Liliana tells me about her crime at the end of a family party that lasts until dawn. She's still living in her mother's house, having not yet moved in with el Pato. She's so drunk that she has to throw up and must rush to the bathroom. Then she falls asleep in my lap. Although I attribute her dire scheme to alcohol, I record it in a notebook the next day. Years go by without my knowing if what Liliana told me on the couch is true or not, if it's a product of my inebriation or hers. I'm inclined to believe it's true; it's a plot Liliana could hatch. I've always known it's a scene with the seeds of a novel in it.

I must now disclose that I'm a writer. I don't mince words, and I stay on point. I cleave to my biases, and I don't digress. Reading what I write isn't enough, you must also doubt.

El Pato Vértiz heads the clique of faculty members who do the government's bidding at the university post-1968, toadies the rest of the university despises.

He's called el Pato Vértiz because he waddles like a duck, but that's the only way he resembles a duck. Otherwise he's like a cat or a crocodile. At forty, when he beds Liliana, his dry skin and thinning hair bespeak the man he'll be at sixty. He has dark skin, darker lips, and buck teeth that really could be an incipient duckbill. He smokes vanilla-scented cigarettes with black wrappings and gold filters and lords over the law school like an invisible god. He teaches criminology, but what he really does is run the place. He's the gray eminence of student brawls, the protector of gangs, and the alchemist who makes sure student groups elect the right leaders. He knows everything there is to know about promising undergraduates, including a bit of dirt on them or their parents. He intuits the unscrupulous adult in the dissolute youth and spots flickers of ambition and venality in recently registered coeds according to the length of their skirts. He could have been an omniscient novelist, but he's too corrupt. At heart he's only a flatterer and a cop. He's onto Liliana Montoya the minute he sees her. She has long legs and eyes that sparkle.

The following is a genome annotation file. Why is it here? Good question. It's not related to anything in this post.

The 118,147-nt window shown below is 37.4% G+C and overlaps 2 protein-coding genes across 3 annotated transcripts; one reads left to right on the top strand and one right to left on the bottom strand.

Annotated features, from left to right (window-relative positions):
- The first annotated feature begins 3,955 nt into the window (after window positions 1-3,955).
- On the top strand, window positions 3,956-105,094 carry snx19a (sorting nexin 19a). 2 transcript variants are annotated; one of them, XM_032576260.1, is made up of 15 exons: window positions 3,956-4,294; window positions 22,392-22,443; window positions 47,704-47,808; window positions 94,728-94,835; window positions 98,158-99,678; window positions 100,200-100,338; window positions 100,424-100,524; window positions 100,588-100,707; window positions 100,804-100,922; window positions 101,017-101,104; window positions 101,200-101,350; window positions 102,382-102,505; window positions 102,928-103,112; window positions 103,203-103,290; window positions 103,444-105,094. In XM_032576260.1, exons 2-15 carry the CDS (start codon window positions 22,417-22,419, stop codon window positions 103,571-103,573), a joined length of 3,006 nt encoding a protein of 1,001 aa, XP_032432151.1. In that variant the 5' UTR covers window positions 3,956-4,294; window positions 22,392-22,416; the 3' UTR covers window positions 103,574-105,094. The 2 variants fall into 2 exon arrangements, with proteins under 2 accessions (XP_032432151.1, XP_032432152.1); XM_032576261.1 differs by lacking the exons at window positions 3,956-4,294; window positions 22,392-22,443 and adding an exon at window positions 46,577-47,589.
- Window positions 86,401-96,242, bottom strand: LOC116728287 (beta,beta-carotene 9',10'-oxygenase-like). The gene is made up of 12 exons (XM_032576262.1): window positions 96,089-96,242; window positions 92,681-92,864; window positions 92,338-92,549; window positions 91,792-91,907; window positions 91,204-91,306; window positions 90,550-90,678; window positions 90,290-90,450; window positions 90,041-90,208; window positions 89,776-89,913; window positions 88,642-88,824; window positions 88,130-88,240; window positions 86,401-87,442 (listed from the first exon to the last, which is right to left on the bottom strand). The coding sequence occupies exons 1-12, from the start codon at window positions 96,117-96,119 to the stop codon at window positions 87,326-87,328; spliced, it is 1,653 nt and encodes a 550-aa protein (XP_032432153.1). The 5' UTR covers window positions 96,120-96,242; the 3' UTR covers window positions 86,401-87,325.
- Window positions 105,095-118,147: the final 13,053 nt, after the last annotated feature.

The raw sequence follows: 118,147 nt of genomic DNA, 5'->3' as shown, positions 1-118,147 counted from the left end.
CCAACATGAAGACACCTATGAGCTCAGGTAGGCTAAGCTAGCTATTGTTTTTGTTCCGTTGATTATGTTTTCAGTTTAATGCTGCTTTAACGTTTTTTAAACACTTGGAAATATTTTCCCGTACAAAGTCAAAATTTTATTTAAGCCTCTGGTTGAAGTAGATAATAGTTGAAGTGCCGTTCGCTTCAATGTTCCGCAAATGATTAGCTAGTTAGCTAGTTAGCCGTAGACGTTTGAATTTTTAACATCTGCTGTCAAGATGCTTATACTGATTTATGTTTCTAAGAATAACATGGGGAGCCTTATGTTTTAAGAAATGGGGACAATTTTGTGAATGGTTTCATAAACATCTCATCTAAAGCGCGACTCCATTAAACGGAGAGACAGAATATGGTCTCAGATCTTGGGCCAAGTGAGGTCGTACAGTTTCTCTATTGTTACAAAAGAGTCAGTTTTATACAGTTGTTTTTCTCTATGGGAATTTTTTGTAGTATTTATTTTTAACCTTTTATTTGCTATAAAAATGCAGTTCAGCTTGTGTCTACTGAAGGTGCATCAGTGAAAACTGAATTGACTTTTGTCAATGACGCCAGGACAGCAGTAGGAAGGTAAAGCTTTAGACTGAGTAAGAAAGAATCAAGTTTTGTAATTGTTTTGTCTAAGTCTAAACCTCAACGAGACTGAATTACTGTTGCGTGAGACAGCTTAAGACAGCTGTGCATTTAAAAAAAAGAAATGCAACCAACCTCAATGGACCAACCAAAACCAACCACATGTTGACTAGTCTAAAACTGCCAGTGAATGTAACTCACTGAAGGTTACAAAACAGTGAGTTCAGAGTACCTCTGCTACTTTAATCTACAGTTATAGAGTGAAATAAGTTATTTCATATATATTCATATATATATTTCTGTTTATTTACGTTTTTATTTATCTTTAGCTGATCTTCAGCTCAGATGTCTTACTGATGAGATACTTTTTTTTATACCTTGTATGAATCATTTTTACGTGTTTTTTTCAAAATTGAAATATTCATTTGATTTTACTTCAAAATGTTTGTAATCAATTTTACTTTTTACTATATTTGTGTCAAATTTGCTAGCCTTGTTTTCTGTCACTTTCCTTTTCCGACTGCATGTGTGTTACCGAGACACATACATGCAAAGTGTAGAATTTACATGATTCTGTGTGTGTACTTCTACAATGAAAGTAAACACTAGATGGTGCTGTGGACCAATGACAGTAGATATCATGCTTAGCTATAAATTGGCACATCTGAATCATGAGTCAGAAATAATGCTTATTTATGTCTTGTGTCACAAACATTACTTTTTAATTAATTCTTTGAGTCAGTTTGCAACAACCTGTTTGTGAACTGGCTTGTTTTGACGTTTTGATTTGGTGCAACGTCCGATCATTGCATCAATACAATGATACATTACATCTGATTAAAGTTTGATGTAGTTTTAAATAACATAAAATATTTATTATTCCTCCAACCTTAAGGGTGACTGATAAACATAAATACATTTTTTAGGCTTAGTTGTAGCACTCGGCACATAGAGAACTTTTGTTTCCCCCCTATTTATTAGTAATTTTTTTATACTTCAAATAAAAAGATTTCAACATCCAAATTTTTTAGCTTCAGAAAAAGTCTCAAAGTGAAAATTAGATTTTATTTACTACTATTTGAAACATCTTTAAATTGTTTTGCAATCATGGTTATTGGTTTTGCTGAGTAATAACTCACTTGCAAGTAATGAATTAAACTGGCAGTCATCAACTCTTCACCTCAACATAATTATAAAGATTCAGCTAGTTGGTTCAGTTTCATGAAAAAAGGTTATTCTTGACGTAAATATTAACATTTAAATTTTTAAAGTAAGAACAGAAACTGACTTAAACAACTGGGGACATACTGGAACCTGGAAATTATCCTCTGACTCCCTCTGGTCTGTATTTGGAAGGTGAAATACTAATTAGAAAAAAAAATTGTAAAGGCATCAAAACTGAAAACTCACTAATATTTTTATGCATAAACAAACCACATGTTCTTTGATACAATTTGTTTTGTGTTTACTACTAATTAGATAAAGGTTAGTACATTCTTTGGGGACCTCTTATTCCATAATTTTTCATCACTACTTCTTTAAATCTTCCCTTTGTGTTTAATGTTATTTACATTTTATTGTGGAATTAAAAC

Liliana is the younger sister of my friend Rubén Montoya. Their widowed mother had fourteen children: six boys and eight girls. The mother is missing two front teeth, and when she eats she purses her lips over the gap where they used to be. I borrowed her dark eyes, and, as best I could, her heart for a story about a mother looking for her son in a police lockup. When she learns he's been killed, she adopts a prisoner who happens to be nearby and makes him her substitute son.

The day Rubén's mother meets me she dubs me Ricardo after her deceased son, Liliana's twin. Ricardo dies when a busload of pilgrims going to the Shrine of the Virgin of Chalma rolls over. It isn't the bus Ricardo's supposed be on for Mexico City; he isn't a pilgrim. At the bus station in Morelia he boards the bus to Chalma on a whim. He just wants to see the shrine and meet the pilgrims. He meets death.